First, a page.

In response to a DA parliamentary question Minister of Health Aaron Motsoaledi admitted that the Gauteng Department of Health failed to inform the National Health Department of their intentions to move mental health patients from Life Esidimeni facilities to alternative facilities.
According to the response, Minister Motsloaledi only learned about the Gauteng Department of Health’s plans when “section 27, on behalf of South African Depression and Anxiety Group (SAGAD), wrote to the national Department of Health, threatening to take the Gauteng department of Health to court”.
Minister Motsoaledi’s admission should now move him to support the DA’s call for a Judicial Commission of Inquiry into the Life Esidimeni tragedy.
It has been almost three months since DA Leader Mmusi Maimane wrote to President Jacob Zuma to launch a Judicial Commission of Inquiry in terms of Section 84 (2) (f) of the Constitution, and yet President Zuma has done nothing to start implementing any accountability measures for Esidimeni.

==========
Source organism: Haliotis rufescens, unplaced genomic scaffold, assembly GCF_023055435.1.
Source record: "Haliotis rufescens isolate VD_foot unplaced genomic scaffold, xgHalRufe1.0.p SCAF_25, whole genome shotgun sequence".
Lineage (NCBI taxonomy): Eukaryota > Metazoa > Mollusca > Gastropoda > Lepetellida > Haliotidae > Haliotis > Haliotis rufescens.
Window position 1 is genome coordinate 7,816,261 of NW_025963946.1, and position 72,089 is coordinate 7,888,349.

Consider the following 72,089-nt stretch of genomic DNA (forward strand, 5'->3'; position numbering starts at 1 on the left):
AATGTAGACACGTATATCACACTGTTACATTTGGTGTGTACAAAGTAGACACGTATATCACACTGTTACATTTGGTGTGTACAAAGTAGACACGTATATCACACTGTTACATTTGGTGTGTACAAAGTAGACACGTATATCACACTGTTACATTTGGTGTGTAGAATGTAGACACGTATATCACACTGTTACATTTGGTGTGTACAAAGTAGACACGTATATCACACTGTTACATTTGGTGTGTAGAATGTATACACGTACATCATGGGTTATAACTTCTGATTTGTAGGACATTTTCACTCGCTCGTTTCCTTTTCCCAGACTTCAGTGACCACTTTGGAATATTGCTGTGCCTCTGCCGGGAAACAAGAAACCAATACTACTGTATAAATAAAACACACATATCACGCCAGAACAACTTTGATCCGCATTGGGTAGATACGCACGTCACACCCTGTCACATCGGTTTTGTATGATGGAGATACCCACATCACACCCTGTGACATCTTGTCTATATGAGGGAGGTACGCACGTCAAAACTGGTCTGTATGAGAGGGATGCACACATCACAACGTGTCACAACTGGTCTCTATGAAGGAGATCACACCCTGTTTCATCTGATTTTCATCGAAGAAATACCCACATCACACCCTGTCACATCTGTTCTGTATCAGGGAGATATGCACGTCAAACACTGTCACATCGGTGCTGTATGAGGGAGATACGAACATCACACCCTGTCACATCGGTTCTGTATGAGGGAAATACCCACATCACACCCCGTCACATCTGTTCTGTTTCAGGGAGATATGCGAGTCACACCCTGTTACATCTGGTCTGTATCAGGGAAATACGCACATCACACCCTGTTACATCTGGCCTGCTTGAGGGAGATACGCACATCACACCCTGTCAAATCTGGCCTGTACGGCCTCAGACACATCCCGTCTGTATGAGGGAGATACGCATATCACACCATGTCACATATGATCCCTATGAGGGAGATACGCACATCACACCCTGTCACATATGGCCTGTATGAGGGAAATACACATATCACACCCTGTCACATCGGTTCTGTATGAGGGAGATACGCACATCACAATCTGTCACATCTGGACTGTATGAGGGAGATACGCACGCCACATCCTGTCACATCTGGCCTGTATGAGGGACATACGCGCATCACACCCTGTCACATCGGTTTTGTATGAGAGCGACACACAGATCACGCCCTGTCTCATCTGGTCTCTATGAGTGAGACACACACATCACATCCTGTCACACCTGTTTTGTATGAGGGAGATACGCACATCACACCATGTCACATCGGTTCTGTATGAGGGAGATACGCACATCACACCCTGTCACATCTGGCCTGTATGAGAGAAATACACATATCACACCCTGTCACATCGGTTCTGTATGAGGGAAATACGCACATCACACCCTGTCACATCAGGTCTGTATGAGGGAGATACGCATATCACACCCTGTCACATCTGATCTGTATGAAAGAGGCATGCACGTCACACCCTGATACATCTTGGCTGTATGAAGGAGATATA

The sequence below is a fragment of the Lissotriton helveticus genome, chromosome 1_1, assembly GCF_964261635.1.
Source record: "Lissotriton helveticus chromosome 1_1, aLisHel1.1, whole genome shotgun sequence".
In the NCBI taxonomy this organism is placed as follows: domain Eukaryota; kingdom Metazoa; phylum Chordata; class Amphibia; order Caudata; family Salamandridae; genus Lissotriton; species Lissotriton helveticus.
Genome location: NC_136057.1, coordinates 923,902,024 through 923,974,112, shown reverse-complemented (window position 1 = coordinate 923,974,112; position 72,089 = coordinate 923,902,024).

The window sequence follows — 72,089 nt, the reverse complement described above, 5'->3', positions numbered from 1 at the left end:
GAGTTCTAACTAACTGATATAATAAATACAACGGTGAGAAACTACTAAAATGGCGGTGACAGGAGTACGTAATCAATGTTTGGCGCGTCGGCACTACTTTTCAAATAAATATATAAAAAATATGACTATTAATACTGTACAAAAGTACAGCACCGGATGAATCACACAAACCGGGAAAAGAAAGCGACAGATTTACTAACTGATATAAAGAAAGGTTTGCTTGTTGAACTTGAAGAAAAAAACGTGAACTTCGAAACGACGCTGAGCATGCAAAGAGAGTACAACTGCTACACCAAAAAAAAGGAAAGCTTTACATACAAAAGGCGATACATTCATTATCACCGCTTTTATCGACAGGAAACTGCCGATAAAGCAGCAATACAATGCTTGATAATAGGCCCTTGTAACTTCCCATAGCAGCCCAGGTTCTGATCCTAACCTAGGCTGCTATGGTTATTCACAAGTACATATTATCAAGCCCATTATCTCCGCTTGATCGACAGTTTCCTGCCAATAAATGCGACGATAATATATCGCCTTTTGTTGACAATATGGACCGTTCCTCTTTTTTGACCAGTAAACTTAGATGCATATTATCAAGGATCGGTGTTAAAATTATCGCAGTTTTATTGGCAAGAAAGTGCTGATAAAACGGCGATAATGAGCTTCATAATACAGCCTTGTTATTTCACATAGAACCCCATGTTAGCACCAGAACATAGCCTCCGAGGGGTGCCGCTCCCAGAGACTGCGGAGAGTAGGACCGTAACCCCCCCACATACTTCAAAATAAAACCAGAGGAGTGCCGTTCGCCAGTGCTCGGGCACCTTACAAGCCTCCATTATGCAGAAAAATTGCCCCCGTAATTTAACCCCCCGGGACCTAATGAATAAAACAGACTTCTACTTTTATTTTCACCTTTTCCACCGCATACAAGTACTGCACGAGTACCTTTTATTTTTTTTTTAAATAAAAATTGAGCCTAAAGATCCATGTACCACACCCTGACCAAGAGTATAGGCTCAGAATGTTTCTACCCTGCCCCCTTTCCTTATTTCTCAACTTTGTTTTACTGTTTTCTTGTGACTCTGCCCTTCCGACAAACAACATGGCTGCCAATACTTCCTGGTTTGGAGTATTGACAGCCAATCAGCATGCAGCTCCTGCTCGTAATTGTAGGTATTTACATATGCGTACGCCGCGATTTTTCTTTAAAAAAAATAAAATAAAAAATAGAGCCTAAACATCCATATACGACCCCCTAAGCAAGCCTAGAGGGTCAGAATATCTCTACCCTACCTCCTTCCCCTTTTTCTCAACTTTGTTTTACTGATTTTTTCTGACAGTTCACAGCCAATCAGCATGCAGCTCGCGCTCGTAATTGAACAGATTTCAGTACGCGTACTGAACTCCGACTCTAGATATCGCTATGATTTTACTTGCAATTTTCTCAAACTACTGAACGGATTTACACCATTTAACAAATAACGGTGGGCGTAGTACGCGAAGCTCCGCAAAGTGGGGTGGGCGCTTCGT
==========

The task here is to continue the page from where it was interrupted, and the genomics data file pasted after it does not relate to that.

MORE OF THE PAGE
The Life Esidimeni victims deserve justice and Motsoaledi should use his position in government to motivate for a Judicial Commission of Inquiry. Motsoaledi must press the President for a full-scale Judicial Commission of Inquiry, as further details of gross negligence, misconduct and misleading actions emerge.
There are still too many unanswered questions, and the DA believes that the Gauteng government must be held to account for their reckless decision that cost more than 100 mental health patients their lives.
The Speaker of the National Assembly, Baleka Mbete, should issue a public apology for comments made on 6 May at the funeral of the school pupils who were so tragically killed in a minibus taxi accident in Mpumalanga.
Mbete’s shameless politicking at the funeral of children is simply indefensible. Furthermore, doing so in the name of Parliament is opportunistic and reprehensible. As the NA Speaker and representative of Parliament, Mbete speaks on behalf of a multi-party institution, not just the ANC. As the Chairperson of the ANC, Mbete may speak her mind, but when she represents Parliament she is held to a far higher standard.